Review: ‘Daisy Jones and The Six’ is dramatic, personal, filled with catchy tunes


Photo credit: Amazon Prime Promotional Images

Protagonists Billy Dunne (Sam Claflin) and Daisy Jones (Riley Keough) are seen exiting their private jet in the midst of their North American tour. Fans swarm the plane as the group enters the stage. “Daisy Jones and The Six” is human, raw and perfect for music lovers.

By Oona Seppala, Senior Reporter

Disclaimer: “Daisy Jones and the Six” depicts topics such as sexual relationships, drugs and alcohol abuse, abortion and partial nudity. Topics like these might not be suitable for all audiences. Common Sense Media advises that it is appropriate for viewers ages 15+.

With enjoyable and catchy tunes, every episode of Amazon Prime’s Daisy Jones and the Six” will have you singing for days. The characters are lovable and raw, and the show is a great pick for music lovers of all genres.

The 10-part-series follows fictional rock band, The Six, and their lead singer-songwriter, Daisy Jones (Riley Keough) as they navigate the 1970s in Hollywood. The series begins with two musicians embarking on their own journey after leaving their homes in Pittsburg for the big city of Los Angeles. After moving, they collaborate on a single called “Look at Us Now (Honeycomb),” which quickly rises to number one on the music charts and jump-starts the band’s career. The drama miniseries streamed on Amazon Prime from March 4-23.

After their rise to fame, conflict ensues between lead singers Billy Dunne (Sam Claflin) and Daisy Jones, as they’re constantly fighting about the future and creative vision of the band. The show is structured as if it is a documentary, following the band with footage from the past and interviews of each member from the present. During these interviews, each member of the band, as well as their partners, their managers and reporters, pull back the curtain to reveal what really went on behind the scenes of the infamous Daisy Jones and the Six.

Not only does the show follow the ups and downs of this brotherhood but also the characters’ complicated relationships. Billy, Daisy and Billy’s wife, Camila Alvarez (Camila Morrone), have one of the most complicated relationships of all, as they cannot seem to escape the drama of their lives. Though this drama is persistent, each member of the band is each other’s chosen family, which speaks to the connection that can be felt between the audience and the characters.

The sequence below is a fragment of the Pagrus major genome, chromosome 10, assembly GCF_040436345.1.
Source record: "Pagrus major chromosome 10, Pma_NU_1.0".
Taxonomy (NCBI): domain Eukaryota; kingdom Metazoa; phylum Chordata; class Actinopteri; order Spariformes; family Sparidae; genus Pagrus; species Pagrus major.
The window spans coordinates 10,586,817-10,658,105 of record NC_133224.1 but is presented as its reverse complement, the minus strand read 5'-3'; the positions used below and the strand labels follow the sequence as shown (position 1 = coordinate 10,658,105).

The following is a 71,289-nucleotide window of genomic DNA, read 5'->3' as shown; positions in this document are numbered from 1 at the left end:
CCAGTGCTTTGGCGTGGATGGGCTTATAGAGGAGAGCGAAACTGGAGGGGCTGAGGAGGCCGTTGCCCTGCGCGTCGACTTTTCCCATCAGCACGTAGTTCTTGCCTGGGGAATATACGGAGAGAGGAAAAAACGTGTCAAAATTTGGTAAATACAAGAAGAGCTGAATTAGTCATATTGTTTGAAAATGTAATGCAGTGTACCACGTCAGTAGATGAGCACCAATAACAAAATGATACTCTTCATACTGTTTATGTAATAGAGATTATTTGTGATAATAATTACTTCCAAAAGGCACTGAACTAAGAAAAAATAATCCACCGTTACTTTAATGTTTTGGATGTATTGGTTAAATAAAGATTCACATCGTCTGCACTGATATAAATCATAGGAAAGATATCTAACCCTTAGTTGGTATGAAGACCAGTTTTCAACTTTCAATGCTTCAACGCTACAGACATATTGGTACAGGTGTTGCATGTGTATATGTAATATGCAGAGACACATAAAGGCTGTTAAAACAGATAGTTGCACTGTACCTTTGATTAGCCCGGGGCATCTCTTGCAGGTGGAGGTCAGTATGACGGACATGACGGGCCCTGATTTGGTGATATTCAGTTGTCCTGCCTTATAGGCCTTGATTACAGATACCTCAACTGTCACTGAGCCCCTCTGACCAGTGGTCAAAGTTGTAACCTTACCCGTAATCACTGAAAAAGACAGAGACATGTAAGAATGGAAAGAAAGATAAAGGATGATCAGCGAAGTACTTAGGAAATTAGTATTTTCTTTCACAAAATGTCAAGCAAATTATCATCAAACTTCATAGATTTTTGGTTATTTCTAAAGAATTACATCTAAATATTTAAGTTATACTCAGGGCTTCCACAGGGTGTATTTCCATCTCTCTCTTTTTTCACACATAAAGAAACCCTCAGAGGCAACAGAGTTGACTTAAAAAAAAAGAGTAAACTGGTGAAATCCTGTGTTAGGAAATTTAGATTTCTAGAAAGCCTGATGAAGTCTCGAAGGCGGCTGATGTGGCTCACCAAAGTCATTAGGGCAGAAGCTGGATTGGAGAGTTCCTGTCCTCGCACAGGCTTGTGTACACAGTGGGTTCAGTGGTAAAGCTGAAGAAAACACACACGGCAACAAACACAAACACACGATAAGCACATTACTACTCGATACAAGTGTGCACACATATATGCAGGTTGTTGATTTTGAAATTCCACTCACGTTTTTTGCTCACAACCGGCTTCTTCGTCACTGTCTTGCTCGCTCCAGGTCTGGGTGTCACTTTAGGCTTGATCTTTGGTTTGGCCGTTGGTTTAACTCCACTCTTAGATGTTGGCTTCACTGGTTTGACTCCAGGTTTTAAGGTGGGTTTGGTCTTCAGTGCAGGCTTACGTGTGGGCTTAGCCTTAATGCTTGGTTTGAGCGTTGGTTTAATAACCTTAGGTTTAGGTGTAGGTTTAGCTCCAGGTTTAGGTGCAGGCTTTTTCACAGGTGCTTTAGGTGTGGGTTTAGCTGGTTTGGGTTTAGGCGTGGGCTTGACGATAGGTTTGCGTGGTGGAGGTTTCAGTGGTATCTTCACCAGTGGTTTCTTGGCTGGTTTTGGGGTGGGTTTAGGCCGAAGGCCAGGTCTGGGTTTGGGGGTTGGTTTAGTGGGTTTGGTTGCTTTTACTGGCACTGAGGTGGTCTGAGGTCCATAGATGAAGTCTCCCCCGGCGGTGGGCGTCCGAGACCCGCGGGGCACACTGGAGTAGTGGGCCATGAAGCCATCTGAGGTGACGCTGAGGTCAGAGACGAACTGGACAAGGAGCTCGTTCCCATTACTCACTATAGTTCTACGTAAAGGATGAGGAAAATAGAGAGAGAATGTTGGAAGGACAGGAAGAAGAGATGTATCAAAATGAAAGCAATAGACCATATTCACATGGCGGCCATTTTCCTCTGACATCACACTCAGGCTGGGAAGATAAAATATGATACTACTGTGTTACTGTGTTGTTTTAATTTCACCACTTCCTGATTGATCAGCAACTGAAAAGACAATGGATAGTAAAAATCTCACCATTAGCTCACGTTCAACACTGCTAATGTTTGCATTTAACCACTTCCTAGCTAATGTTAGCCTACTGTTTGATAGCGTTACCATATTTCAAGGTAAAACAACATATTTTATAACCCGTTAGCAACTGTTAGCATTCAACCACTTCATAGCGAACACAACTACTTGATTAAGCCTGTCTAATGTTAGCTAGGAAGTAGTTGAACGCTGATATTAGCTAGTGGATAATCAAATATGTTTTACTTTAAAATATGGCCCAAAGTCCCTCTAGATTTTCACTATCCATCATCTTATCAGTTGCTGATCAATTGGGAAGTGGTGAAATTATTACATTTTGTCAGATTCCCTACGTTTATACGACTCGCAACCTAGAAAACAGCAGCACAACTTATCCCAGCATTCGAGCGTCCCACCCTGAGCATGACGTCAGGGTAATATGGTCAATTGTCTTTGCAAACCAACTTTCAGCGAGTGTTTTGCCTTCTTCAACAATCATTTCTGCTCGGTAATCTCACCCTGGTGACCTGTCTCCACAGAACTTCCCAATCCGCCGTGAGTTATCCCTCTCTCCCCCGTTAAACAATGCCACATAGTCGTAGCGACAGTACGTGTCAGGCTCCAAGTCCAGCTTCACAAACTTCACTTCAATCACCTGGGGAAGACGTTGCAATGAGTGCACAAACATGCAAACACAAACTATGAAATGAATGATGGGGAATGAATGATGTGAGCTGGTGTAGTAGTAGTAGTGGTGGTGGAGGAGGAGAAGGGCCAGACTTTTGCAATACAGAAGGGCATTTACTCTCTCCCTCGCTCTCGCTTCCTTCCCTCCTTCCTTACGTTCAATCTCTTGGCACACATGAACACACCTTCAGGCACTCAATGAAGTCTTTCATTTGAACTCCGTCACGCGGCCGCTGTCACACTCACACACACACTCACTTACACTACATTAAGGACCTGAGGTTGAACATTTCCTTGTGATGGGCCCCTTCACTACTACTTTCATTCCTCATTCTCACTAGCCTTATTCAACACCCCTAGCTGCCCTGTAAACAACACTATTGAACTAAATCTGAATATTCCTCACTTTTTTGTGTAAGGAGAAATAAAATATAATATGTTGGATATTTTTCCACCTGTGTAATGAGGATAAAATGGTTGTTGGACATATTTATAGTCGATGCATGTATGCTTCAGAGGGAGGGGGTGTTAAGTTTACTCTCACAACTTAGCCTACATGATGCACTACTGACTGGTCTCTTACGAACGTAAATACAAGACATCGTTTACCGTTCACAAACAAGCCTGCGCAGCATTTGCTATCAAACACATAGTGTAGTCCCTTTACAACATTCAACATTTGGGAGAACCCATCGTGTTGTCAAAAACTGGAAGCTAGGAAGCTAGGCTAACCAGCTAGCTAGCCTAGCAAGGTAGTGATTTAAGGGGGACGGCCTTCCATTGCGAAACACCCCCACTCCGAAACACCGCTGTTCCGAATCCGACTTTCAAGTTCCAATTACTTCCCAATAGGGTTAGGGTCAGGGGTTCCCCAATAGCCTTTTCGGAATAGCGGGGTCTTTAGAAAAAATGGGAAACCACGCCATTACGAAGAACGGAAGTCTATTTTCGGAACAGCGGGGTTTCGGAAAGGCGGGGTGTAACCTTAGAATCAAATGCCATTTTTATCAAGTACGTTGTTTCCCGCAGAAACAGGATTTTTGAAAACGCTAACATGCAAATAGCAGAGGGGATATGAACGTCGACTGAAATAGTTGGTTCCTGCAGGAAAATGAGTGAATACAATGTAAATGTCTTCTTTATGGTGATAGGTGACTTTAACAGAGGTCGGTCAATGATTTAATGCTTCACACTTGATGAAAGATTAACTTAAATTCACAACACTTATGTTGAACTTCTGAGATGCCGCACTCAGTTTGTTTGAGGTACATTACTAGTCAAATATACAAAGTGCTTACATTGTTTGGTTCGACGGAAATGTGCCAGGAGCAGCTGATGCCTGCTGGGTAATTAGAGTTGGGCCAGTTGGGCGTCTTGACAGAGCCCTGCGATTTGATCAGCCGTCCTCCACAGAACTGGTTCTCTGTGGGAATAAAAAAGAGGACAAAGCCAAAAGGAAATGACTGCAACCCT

I really appreciated how the show was incredibly meticulous with its details, whether it was with the setting or costumes. You can see the band recording at the iconic Sound City recording studio in Van Nuys popularized by musicians such as Fleetwood Mac, Elton John and Nirvana. The costumes fit the time period perfectly, and while watching the performances, I noticed small details, such as the guitarists with slides on their fingers, which are used to manipulate the sound of the guitar. It is in these details that I truly fell in love with the show. I even felt an appreciation for L.A. in the ’60s and ’70s.

The series discusses and depicts topics such as substance abuse and addiction, extramarital affairs and abortion. Throughout the series, we see protagonists struggle with drugs and alcohol. The show depicts sobriety through rehabilitation but does a fantastic job at demonstrating how sometimes addition and sobriety isn’t that simple. By gaining a deep understanding into each character’s life, we can better understand why they make the choices they do, even if they aren’t the right ones. Today, abortion is a difficult topic to discuss because people have different opinions, but “Daisy Jones and The Six” makes this complicated issue seem simple: it is a woman’s right to choose what is best for herself.

Being a show about a rock band, the music was a critical aspect of the show. The soundtrack included songs by Fleetwood Mac and The Jam, which heightened the entire experience because it included other popular artists that fit the time period perfectly. Contributors such as Phoebe Bridgers, Marcus Mumford and Blake Mills composed the original music written for the show. I appreciate how the songs that were “written” by Daisy Jones and the Six felt like real songs from the 1970s. I found myself singing songs like “Look at us Now,” “Regret Me” and “Two Against Three” days after I finished the series. The music was relevant, catchy and a beautiful compliment to the entire show.

If you find yourself looking for a show with relatable characters, a dramatic plot and incredible music, I strongly recommend “Daisy Jones and The Six.”

  • Binge Potential
  • Acting
  • Technical Quality
  • Story
  • Music


 “Daisy Jones and The Six” is a musical drama miniseries that follows fictional and infamous 1970s band Daisy Jones and The Six as they navigate the ups and down of fame, touring and recording music. The docuseries style of the show interviews each character to find out what went on during the band’s most popular time.